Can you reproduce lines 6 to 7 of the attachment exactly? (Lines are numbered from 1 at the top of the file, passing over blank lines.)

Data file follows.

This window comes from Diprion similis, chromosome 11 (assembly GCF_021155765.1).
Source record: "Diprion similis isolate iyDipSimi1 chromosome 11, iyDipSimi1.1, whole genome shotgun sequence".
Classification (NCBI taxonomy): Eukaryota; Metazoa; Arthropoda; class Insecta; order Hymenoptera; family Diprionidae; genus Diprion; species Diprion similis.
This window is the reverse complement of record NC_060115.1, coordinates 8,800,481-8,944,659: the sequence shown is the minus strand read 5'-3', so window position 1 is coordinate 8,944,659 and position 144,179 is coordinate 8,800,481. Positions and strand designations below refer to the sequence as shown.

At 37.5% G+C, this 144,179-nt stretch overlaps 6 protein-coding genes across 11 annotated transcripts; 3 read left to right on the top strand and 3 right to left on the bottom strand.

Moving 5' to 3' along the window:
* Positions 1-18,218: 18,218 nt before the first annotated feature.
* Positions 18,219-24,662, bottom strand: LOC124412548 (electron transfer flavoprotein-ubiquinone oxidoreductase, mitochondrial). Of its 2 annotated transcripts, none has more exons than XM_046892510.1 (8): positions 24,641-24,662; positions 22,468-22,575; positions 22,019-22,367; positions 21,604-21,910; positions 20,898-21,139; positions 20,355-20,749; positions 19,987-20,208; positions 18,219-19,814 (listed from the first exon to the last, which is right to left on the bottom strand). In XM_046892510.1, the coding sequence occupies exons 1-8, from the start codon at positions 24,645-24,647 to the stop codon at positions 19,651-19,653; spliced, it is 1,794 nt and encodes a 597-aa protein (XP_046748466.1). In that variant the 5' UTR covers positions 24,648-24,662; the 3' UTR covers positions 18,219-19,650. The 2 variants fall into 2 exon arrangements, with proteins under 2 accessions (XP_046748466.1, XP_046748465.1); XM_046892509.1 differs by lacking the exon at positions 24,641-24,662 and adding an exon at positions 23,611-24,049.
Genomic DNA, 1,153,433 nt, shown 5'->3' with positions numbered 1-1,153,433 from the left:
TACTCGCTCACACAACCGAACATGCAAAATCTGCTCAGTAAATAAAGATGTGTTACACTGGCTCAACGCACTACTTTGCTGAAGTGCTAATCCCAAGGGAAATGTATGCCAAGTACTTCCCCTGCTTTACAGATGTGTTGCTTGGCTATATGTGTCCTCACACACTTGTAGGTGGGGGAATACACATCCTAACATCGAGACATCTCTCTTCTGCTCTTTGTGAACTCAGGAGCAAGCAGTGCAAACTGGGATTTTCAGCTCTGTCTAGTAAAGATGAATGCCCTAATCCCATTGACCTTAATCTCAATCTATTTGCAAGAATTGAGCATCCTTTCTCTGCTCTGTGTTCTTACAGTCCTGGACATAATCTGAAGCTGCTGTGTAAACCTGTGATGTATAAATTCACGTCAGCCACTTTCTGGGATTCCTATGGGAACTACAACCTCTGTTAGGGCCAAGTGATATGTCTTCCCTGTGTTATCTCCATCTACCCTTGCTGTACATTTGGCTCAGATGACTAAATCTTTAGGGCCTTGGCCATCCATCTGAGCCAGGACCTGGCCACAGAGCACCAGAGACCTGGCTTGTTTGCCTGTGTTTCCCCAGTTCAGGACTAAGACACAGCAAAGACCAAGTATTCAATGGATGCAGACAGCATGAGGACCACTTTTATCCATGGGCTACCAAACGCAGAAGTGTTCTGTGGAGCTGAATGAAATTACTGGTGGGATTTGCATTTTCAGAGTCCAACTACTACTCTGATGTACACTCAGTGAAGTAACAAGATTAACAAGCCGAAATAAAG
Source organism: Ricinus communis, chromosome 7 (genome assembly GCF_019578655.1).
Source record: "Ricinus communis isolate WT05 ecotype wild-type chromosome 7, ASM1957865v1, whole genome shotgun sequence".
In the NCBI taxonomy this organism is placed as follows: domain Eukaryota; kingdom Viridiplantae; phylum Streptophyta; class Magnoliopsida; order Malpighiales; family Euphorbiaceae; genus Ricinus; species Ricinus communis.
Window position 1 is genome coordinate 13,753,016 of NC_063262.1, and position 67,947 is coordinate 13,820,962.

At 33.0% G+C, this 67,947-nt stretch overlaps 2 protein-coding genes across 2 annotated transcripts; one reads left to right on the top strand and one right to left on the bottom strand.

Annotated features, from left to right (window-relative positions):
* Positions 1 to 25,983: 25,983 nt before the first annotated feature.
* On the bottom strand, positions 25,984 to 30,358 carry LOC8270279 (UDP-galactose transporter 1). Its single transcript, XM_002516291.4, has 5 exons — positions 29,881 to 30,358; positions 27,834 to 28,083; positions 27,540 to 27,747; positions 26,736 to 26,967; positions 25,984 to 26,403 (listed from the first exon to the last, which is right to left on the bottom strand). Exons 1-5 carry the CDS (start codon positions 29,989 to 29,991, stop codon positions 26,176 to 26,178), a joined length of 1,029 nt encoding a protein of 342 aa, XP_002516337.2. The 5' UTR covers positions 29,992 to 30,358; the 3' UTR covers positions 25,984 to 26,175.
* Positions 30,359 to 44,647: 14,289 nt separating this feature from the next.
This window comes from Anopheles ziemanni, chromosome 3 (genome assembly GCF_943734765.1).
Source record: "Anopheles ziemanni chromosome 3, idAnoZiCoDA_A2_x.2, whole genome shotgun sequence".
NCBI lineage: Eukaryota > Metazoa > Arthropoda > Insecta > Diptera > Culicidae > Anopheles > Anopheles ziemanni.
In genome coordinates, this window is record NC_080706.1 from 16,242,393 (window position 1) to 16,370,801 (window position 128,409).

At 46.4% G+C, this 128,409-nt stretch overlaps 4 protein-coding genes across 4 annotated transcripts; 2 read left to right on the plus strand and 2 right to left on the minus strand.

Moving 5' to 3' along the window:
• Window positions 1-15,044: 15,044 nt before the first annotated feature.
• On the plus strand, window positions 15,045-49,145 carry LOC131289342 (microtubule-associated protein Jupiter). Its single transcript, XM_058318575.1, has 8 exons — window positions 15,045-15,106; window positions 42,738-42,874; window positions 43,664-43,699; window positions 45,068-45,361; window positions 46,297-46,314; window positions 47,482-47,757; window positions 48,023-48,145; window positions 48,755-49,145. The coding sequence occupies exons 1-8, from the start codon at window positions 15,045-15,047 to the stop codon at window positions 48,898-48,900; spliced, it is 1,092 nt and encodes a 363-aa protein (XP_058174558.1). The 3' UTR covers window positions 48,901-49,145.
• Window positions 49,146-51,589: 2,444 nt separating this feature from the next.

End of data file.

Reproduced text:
Moving 5' to 3' along the window:
* Positions 1-18,218: 18,218 nt before the first annotated feature.